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  1. Ecks is offline

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    Posted On:
    12/05/2007 6:34pm


     Style: Boxing

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    Hell yeah! Hell no!
    Boxing will help you in whatever martial art you intend to take up. There is very little negative associated with incorporating boxing technique and strategy into a well rounded game.
  2. plakat is offline

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    Posted On:
    12/07/2007 11:03pm

    Bullshido Newbie
     Style: Sweet science eight limbs

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    Hell yeah! Hell no!
    Quote Originally Posted by dinnerpig
    in all honesty - i haven't the slightest clue what the difference is between ameteur and prof boxing. hell, i don't even watch boxing matches. i just started taking the boxing class as soon as the program was added so that i could learn actual footwork , angling and also to clean up my hands. i'm just a martial arts n00b who started out with Krav Maga and then took up Muay Thai ( about 4 months ago) in addition to some other stuff. I'm interested in competing in amateur MT fights once i get decent at this stuff. Boxing...not so much....but who knows?
    ok i think i'm somewhat like u...took up MT for 3 mths before hurting my knee trying to learn a spinning back kick from you tube. now i'm unable to carry on MT a while. hence decides to pick up boxing. my question is will the 2 styles be able to merge harmoniously or will it be conflicting? like say footwork, punching styles and posture?
  3. Ecks is offline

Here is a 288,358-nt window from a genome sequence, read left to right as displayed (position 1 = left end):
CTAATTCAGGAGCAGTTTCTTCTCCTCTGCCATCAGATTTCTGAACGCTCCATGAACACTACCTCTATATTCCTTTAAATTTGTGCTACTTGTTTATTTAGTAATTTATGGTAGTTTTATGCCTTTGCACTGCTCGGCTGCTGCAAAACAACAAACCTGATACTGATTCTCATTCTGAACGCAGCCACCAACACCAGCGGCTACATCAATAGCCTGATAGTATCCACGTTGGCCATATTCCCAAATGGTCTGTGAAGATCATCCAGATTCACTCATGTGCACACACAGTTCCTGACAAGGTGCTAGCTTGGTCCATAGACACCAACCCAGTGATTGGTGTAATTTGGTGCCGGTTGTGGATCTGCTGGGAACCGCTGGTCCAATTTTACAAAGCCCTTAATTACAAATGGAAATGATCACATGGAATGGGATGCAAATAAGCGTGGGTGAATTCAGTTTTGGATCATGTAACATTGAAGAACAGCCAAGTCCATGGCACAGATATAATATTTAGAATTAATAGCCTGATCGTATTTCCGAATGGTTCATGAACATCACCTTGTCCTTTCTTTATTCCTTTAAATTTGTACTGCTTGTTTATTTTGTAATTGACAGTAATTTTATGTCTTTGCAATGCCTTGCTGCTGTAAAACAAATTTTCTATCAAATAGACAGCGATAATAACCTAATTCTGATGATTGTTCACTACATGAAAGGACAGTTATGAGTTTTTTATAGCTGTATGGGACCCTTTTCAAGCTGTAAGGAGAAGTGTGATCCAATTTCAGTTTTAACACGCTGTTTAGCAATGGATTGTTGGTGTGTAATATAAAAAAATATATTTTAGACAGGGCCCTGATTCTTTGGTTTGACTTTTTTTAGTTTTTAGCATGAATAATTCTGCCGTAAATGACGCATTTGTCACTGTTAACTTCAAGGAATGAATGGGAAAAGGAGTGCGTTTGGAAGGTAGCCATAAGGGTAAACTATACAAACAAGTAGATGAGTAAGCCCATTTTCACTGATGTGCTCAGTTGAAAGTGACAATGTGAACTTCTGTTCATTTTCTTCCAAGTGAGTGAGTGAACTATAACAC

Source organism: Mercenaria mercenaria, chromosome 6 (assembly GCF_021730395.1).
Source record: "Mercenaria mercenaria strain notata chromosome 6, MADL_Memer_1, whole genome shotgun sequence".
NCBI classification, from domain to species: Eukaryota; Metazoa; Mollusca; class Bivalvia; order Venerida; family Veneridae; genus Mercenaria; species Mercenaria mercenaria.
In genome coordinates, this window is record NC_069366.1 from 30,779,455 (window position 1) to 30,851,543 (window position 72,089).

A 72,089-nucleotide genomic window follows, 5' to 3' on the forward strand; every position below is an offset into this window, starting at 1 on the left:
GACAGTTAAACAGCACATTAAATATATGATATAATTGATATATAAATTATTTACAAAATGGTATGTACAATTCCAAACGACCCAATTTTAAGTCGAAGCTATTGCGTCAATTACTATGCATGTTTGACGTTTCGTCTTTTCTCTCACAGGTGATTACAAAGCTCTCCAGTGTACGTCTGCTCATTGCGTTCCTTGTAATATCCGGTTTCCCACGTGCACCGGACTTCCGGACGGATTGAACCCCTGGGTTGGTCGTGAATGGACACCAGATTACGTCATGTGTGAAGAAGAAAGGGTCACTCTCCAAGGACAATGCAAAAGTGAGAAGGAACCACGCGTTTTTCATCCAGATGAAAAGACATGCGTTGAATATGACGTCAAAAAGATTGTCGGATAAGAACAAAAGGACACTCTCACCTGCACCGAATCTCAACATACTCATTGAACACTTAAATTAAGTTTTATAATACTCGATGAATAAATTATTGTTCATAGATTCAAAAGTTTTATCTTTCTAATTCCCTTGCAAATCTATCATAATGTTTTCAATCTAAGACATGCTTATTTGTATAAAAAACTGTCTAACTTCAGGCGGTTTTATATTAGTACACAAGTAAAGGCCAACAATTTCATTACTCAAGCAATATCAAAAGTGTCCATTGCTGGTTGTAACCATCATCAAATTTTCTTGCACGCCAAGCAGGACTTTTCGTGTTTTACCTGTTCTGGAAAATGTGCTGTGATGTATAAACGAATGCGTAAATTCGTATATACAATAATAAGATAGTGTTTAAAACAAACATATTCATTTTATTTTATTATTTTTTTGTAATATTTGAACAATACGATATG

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    Posted On:
    12/08/2007 2:31pm


     Style: Boxing

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    Hell yeah! Hell no!
    Quote Originally Posted by plakat
    ok i think i'm somewhat like u...took up MT for 3 mths before hurting my knee trying to learn a spinning back kick from you tube. now i'm unable to carry on MT a while. hence decides to pick up boxing. my question is will the 2 styles be able to merge harmoniously or will it be conflicting? like say footwork, punching styles and posture?
    It depends on your style, and how you best throw your punches. Outboxers (a la Ali, Holmes, etc.) rely on a very angled stance that leaves very little open to hit. While defensively, this is a boon, the stance itself is terrible against leg kicks. Outboxers use their stance and positioning to their advantage, but this only advantageous in a situation without kicks or grappling.

    Punchers and well rounded boxers, I've found, are generally more suited to MT and MMA, because once the stance is taken out, their style of punching is able to adapt to the more square MT stance. It's harder to throw "boxer" style punches from a MT stance than it is to throw "puncher" style punches (where you "sit" into the punch).